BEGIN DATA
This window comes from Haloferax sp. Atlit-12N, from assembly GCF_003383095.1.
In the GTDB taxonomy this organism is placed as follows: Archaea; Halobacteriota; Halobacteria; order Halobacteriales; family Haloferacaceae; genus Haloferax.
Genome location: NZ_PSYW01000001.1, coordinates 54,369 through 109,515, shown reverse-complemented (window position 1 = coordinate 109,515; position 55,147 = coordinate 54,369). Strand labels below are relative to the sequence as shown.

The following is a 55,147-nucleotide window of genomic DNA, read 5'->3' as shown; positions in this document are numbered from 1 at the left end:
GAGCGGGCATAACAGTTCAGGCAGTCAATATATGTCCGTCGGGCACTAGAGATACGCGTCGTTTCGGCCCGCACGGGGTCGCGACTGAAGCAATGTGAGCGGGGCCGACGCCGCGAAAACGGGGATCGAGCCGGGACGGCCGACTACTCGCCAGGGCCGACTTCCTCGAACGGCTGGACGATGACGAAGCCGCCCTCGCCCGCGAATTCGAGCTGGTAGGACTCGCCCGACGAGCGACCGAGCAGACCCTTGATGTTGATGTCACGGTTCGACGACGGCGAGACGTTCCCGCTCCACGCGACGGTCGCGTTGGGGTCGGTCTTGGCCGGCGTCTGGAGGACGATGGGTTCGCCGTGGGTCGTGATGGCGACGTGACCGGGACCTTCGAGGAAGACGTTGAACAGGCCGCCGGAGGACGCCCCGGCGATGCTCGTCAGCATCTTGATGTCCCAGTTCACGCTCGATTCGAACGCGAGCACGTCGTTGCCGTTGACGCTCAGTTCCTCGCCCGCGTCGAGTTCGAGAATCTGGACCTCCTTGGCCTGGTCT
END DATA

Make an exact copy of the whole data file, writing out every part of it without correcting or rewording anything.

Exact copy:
This window comes from Haloferax sp. Atlit-12N, from assembly GCF_003383095.1.
In the GTDB taxonomy this organism is placed as follows: Archaea; Halobacteriota; Halobacteria; order Halobacteriales; family Haloferacaceae; genus Haloferax.
Genome location: NZ_PSYW01000001.1, coordinates 54,369 through 109,515, shown reverse-complemented (window position 1 = coordinate 109,515; position 55,147 = coordinate 54,369). Strand labels below are relative to the sequence as shown.

The following is a 55,147-nucleotide window of genomic DNA, read 5'->3' as shown; positions in this document are numbered from 1 at the left end:
GAGCGGGCATAACAGTTCAGGCAGTCAATATATGTCCGTCGGGCACTAGAGATACGCGTCGTTTCGGCCCGCACGGGGTCGCGACTGAAGCAATGTGAGCGGGGCCGACGCCGCGAAAACGGGGATCGAGCCGGGACGGCCGACTACTCGCCAGGGCCGACTTCCTCGAACGGCTGGACGATGACGAAGCCGCCCTCGCCCGCGAATTCGAGCTGGTAGGACTCGCCCGACGAGCGACCGAGCAGACCCTTGATGTTGATGTCACGGTTCGACGACGGCGAGACGTTCCCGCTCCACGCGACGGTCGCGTTGGGGTCGGTCTTGGCCGGCGTCTGGAGGACGATGGGTTCGCCGTGGGTCGTGATGGCGACGTGACCGGGACCTTCGAGGAAGACGTTGAACAGGCCGCCGGAGGACGCCCCGGCGATGCTCGTCAGCATCTTGATGTCCCAGTTCACGCTCGATTCGAACGCGAGCACGTCGTTGCCGTTGACGCTCAGTTCCTCGCCCGCGTCGAGTTCGAGAATCTGGACCTCCTTGGCCTGGTCT